I'm a first year student studying towards a degree in English at the University of Exeter. During my time in Exeter I have become a Student Ambassador for the University and part of this role involves the running and teaching of a 6-week tutoring programme focusing on HIgher Education for a group of Year 10 students at Tiverton School, Devon.
In addition to this, during Year 13 I also tutored a creative writing class for Years 7 and 8 once a week, following a programme I created. I am also an experienced and qualified sports coach for all ages.
I have a wide range of experience with Oxbridge entrance exams and interviews, personal statement preparations and other University-related information as well as subject specific things.
|English Language||A Level||£20 /hr|
|English Literature||A Level||£20 /hr|
|Extended Project Qualification||A Level||£20 /hr|
|Spanish||A Level||£20 /hr|
|English Language||GCSE||£18 /hr|
|English Literature||GCSE||£18 /hr|
|-Personal Statements-||Mentoring||£20 /hr|
|English Languge and Literature||A-Level||A*|
|Government and Politics||A-Level||A|
Alexander (Student) December 26 2014
With any English essay you must start by reading the text at least twice and then go through it a third or fourth time, highlighting important passages, phrases or words and making notes. What you write here will be the backbone of your essay: the key features you've spotted that show you understand the text.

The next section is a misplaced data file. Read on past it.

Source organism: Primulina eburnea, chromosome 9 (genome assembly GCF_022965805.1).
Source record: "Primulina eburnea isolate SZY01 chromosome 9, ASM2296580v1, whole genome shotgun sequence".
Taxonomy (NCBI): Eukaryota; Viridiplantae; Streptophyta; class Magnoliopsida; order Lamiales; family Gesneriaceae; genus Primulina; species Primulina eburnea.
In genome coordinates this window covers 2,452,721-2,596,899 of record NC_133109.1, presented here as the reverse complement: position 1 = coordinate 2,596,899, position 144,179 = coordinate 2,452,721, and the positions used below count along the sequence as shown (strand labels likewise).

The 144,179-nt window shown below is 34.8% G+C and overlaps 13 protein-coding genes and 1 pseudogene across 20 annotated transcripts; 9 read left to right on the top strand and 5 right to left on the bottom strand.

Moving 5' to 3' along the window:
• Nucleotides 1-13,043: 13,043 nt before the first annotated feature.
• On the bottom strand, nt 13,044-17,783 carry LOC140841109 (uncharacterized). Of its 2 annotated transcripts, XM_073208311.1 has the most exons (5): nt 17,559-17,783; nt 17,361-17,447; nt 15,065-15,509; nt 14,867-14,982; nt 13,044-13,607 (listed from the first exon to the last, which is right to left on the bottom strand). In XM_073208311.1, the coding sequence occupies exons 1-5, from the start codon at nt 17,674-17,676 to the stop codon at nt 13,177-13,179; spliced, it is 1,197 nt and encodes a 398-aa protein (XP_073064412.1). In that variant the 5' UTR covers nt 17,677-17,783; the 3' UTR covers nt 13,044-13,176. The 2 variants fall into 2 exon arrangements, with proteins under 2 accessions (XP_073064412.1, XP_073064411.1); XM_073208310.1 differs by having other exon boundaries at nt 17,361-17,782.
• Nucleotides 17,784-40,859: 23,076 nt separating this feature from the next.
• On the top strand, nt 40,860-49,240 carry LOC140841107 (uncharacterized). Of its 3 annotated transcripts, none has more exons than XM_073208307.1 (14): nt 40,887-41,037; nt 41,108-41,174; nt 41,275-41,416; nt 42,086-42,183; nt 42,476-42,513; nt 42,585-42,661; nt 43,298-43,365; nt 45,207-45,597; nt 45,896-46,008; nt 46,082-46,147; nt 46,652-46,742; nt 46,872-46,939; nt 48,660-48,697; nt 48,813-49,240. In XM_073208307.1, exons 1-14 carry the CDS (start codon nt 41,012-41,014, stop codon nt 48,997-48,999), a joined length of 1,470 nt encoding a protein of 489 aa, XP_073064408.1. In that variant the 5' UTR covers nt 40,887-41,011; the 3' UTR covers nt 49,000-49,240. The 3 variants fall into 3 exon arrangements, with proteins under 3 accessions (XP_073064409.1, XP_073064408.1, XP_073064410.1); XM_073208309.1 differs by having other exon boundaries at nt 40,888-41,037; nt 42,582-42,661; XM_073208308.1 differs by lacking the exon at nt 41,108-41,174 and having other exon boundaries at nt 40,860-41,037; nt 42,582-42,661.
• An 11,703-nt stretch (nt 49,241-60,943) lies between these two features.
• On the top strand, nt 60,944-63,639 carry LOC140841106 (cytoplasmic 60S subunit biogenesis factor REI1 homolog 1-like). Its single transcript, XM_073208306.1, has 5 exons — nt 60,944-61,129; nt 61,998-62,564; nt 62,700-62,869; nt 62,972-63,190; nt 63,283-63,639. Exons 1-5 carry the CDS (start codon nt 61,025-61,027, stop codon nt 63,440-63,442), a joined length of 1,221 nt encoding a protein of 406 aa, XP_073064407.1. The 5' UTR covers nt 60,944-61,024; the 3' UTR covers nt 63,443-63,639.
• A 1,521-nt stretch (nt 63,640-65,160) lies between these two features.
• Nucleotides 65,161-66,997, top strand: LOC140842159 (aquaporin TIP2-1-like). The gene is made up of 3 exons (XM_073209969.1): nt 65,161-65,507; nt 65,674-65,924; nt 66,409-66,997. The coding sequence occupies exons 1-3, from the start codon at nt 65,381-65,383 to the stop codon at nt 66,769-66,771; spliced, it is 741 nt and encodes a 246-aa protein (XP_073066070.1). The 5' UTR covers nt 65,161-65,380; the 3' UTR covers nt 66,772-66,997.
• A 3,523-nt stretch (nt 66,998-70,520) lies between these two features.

Once you've located the important features make sure you go through exactly why they're important: what effect do they have on the reader? How does it affect our understanding of the characters? Does this add humour to the section? Why has the writer used this technique/included this feature in their writing?
Once you've finished annotating and expanding, select 3-6 (depending on the size of your essay) of the main points to use as the main arguments for each paragraph and then assign the other features to each section to use as supporting statements for your main argument.
Once you've finished this, you have the bulk of your essay written: all you need to do is to find the extracts from the text to support each point and expand on everything to create a water-tight argument. Write your essay using the PEEL structure: Point, Evidence, Explanation and Link.see more